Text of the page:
Denmark's fairy-tale run at Euro 2020 continues thanks to new characters Dolberg, Stryger

play
Dolberg inspires Denmark to Euro 2020 quarterfinals (3:40)

Kasper Dolberg's two goals help lead Denmark to a 4-0 win vs. Wales. (3:40)

Hailing from the country of fairy-tale writer Hans Christian Andersen, this group of Denmark players are writing their own epic story this summer.

The Danish contingent are not letting their remarkable Euro 2020 journey end anytime soon. Their 4-0 knockout victory against Wales on Saturday saw yet another unlikely hero write another chapter in this ever growing and incredible tale of Kasper Hjulmand's side.

Euro 2020: News and features | Fixtures and bracket | Standings | Squads | Live on ESPN | VAR watch | Pick 'em

It was at the 2016 edition of the tournament where Wales were the neutral's favourites as they reached the semifinals in France. But five years on, their story finishes at the round of 16 and it's the Danes who have taken up that leading role.

Following the collapse of Christian Eriksen in the opening match against Finland, Denmark's campaign has been a roller-coaster of trauma, emotion, resilience, leadership and class. There was further drama and disruption ahead of this match against Wales, as the pre-match team news seeped through that two of their main protagonists were absent: Yussuf Poulsen out with a thigh injury, and Daniel Wass battling an illness.

So manager Hjulmand looked within the squad, trusted their collective strength. Kasper Dolberg and Jens Stryger Larsen stepped up, with Dolberg scoring two of their four goals and Stryger impressing on the right. Their performances were testament to the bond this group have, and the trust in one another.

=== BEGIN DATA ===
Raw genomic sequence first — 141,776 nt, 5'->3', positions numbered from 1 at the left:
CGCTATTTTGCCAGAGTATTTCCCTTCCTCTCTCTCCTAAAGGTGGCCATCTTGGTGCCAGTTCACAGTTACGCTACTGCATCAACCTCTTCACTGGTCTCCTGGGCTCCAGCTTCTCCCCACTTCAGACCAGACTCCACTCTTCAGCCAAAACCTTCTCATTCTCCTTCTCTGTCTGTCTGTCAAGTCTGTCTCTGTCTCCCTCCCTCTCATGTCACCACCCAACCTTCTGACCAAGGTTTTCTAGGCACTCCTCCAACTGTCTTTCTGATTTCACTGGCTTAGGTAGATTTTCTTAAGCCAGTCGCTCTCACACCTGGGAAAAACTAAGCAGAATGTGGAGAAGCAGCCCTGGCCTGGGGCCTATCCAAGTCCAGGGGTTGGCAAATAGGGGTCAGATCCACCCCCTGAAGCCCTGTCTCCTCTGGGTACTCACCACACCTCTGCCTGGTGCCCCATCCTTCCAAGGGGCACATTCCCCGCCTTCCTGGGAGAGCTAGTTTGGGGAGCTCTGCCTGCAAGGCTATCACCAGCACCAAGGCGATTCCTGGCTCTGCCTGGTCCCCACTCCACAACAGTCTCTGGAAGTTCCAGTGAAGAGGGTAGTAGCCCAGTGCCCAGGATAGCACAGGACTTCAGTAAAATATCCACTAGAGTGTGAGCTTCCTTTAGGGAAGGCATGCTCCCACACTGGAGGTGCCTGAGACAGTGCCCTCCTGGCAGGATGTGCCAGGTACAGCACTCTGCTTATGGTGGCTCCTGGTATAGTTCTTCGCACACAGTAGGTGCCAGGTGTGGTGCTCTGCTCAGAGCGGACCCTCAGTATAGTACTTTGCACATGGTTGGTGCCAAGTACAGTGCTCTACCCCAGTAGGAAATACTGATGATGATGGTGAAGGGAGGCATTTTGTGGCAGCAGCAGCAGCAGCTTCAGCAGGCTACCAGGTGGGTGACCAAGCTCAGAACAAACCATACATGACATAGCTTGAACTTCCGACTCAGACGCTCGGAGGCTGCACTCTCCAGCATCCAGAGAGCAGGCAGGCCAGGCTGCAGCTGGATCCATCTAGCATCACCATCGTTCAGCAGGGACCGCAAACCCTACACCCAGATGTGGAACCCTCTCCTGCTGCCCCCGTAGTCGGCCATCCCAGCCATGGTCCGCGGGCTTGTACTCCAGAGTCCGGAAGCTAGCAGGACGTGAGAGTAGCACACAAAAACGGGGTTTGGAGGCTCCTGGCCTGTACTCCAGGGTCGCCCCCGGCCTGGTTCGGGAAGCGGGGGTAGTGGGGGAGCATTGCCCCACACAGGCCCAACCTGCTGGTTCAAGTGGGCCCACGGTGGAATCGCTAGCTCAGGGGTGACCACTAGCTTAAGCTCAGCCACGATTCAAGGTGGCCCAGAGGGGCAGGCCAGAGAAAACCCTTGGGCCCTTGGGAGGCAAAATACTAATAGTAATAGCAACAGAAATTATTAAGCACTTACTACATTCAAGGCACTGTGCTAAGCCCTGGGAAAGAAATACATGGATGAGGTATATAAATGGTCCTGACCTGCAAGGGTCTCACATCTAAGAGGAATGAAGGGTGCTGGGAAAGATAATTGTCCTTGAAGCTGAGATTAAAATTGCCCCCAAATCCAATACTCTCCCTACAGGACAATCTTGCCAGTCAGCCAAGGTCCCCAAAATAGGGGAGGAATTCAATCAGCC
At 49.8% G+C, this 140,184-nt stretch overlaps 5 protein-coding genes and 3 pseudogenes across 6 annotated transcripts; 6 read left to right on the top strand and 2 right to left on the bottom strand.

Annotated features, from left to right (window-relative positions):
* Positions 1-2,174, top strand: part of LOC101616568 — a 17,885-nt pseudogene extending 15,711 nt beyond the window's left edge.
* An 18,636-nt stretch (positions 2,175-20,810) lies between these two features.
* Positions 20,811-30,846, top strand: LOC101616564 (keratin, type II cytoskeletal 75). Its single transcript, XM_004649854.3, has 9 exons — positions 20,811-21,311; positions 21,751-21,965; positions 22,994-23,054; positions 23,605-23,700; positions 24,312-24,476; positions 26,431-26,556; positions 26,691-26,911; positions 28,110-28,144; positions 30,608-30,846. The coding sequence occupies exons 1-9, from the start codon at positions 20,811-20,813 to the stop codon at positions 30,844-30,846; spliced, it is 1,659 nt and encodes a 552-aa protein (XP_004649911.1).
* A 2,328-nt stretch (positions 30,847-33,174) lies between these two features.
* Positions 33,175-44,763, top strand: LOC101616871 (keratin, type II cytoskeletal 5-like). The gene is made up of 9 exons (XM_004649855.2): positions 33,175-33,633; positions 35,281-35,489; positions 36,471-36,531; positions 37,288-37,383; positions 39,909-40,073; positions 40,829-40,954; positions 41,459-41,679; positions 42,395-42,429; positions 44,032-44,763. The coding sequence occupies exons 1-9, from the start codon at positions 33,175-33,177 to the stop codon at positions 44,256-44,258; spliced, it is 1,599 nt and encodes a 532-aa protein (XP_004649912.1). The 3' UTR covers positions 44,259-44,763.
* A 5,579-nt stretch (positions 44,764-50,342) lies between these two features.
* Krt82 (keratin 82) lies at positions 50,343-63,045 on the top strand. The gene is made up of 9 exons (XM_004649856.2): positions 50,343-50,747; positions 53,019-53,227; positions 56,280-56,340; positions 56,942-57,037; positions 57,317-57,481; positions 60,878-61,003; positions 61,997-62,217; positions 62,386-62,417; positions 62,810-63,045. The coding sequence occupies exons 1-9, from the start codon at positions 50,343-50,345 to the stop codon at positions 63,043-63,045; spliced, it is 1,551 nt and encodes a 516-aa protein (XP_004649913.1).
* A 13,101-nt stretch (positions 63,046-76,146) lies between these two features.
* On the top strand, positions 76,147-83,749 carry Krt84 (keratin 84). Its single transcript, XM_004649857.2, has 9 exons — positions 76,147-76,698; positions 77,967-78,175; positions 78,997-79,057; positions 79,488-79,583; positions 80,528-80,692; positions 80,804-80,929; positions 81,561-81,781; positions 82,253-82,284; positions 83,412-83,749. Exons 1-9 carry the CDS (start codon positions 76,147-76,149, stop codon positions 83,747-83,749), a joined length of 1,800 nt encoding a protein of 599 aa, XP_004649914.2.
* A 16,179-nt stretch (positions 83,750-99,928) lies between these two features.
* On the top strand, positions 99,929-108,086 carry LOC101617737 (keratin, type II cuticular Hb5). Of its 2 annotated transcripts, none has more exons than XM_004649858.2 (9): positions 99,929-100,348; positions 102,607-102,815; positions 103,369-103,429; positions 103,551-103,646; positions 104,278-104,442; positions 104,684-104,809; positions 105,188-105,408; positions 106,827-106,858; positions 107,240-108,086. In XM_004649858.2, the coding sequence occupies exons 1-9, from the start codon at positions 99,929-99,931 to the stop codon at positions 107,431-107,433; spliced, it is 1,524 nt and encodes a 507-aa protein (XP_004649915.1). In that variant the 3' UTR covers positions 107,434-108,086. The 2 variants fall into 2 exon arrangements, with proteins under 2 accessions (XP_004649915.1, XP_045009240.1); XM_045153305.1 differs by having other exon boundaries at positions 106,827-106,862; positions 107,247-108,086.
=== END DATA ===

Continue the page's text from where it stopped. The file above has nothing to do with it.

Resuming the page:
"Obviously I'm happy. This is something I've been waiting for, especially sitting on the bench," said Dolberg. "Nobody wants to be on the bench and I felt waiting there at the end of the day had a great outcome. I felt I contributed with something great. I felt it was special for me. Today everything feels right."

Hjulmand was never meant to lead Denmark into these Euros. That was meant to be the responsibility of Age Hareide with Hjulmand lined up to replace him at tournament's end. But then came the year's delay and Hjulmand took on the hot seat for this incredibly tough tournament.

But he's stayed calm. His quiet and effective leadership has empathy and understanding run through its very core. He's managed to keep the Denmark ship on track and afloat, despite everything that's been thrown at them. And he's used the width and breadth of his squad. We've seen various protagonists step up and grasp the narrative at different stages in these Euros. It's been a true team effort.

Two weeks ago on Saturday, Denmark were coping with the trauma of seeing Eriksen -- their teammate, friend and best player -- suffer his cardiac arrest on their home turf of Parken Stadium in Copenhagen. They somehow managed to get through the match against Finland that evening, with Kasper Schmeichel and Simon Kjaer's leadership shining through. Thomas Delaney and Poulsen helped form the protective human ring around Eriksen as he received his treatment on the ground. They'd lose 1-0 but remained united -- and wrote the first chapter in their story.

The plot took more twists and turns as Denmark had to regroup against Belgium. Despite the 2-1 loss to the Red Devils, Poulsen led from the front and scored a brilliant opening goal, while Wass was superb down the right. Then, they managed to get their key 4-1 win against Russia, highlighted by the magnificent goal of Mikkel Damsgaard -- the young 20-year-old who had the unenviable task of stepping into the void left by Eriksen.